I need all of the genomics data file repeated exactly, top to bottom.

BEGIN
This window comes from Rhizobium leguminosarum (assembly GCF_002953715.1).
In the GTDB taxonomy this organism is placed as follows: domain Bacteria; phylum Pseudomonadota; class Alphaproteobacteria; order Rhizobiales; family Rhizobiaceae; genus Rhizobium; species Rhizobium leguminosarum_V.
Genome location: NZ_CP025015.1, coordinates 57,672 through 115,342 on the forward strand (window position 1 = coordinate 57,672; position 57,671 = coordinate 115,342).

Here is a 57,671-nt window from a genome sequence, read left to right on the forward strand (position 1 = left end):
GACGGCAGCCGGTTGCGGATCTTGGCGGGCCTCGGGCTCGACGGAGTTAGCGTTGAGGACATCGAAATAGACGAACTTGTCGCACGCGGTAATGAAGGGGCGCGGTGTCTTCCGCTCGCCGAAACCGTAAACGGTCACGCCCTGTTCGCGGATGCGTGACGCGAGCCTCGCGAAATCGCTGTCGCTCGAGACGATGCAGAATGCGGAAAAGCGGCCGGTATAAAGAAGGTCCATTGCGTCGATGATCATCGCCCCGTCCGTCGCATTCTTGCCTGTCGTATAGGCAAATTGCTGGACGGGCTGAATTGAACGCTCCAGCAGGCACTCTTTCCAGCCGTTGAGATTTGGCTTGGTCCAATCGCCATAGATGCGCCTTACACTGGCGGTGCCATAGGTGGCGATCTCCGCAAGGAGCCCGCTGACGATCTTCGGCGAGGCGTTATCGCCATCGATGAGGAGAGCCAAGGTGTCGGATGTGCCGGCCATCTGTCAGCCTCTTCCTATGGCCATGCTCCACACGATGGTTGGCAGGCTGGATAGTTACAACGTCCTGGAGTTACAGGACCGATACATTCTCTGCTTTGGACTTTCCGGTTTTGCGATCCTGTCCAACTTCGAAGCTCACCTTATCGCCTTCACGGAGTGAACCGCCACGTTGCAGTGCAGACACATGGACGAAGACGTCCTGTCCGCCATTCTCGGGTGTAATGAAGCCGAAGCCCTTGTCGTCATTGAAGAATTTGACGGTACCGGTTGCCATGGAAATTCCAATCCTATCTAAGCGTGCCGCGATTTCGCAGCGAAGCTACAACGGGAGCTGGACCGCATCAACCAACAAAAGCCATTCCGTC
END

This window comes from Rhizobium leguminosarum (assembly GCF_002953715.1).
In the GTDB taxonomy this organism is placed as follows: domain Bacteria; phylum Pseudomonadota; class Alphaproteobacteria; order Rhizobiales; family Rhizobiaceae; genus Rhizobium; species Rhizobium leguminosarum_V.
Genome location: NZ_CP025015.1, coordinates 57,672 through 115,342 on the forward strand (window position 1 = coordinate 57,672; position 57,671 = coordinate 115,342).

Here is a 57,671-nt window from a genome sequence, read left to right on the forward strand (position 1 = left end):
GACGGCAGCCGGTTGCGGATCTTGGCGGGCCTCGGGCTCGACGGAGTTAGCGTTGAGGACATCGAAATAGACGAACTTGTCGCACGCGGTAATGAAGGGGCGCGGTGTCTTCCGCTCGCCGAAACCGTAAACGGTCACGCCCTGTTCGCGGATGCGTGACGCGAGCCTCGCGAAATCGCTGTCGCTCGAGACGATGCAGAATGCGGAAAAGCGGCCGGTATAAAGAAGGTCCATTGCGTCGATGATCATCGCCCCGTCCGTCGCATTCTTGCCTGTCGTATAGGCAAATTGCTGGACGGGCTGAATTGAACGCTCCAGCAGGCACTCTTTCCAGCCGTTGAGATTTGGCTTGGTCCAATCGCCATAGATGCGCCTTACACTGGCGGTGCCATAGGTGGCGATCTCCGCAAGGAGCCCGCTGACGATCTTCGGCGAGGCGTTATCGCCATCGATGAGGAGAGCCAAGGTGTCGGATGTGCCGGCCATCTGTCAGCCTCTTCCTATGGCCATGCTCCACACGATGGTTGGCAGGCTGGATAGTTACAACGTCCTGGAGTTACAGGACCGATACATTCTCTGCTTTGGACTTTCCGGTTTTGCGATCCTGTCCAACTTCGAAGCTCACCTTATCGCCTTCACGGAGTGAACCGCCACGTTGCAGTGCAGACACATGGACGAAGACGTCCTGTCCGCCATTCTCGGGTGTAATGAAGCCGAAGCCCTTGTCGTCATTGAAGAATTTGACGGTACCGGTTGCCATGGAAATTCCAATCCTATCTAAGCGTGCCGCGATTTCGCAGCGAAGCTACAACGGGAGCTGGACCGCATCAACCAACAAAAGCCATTCCGTC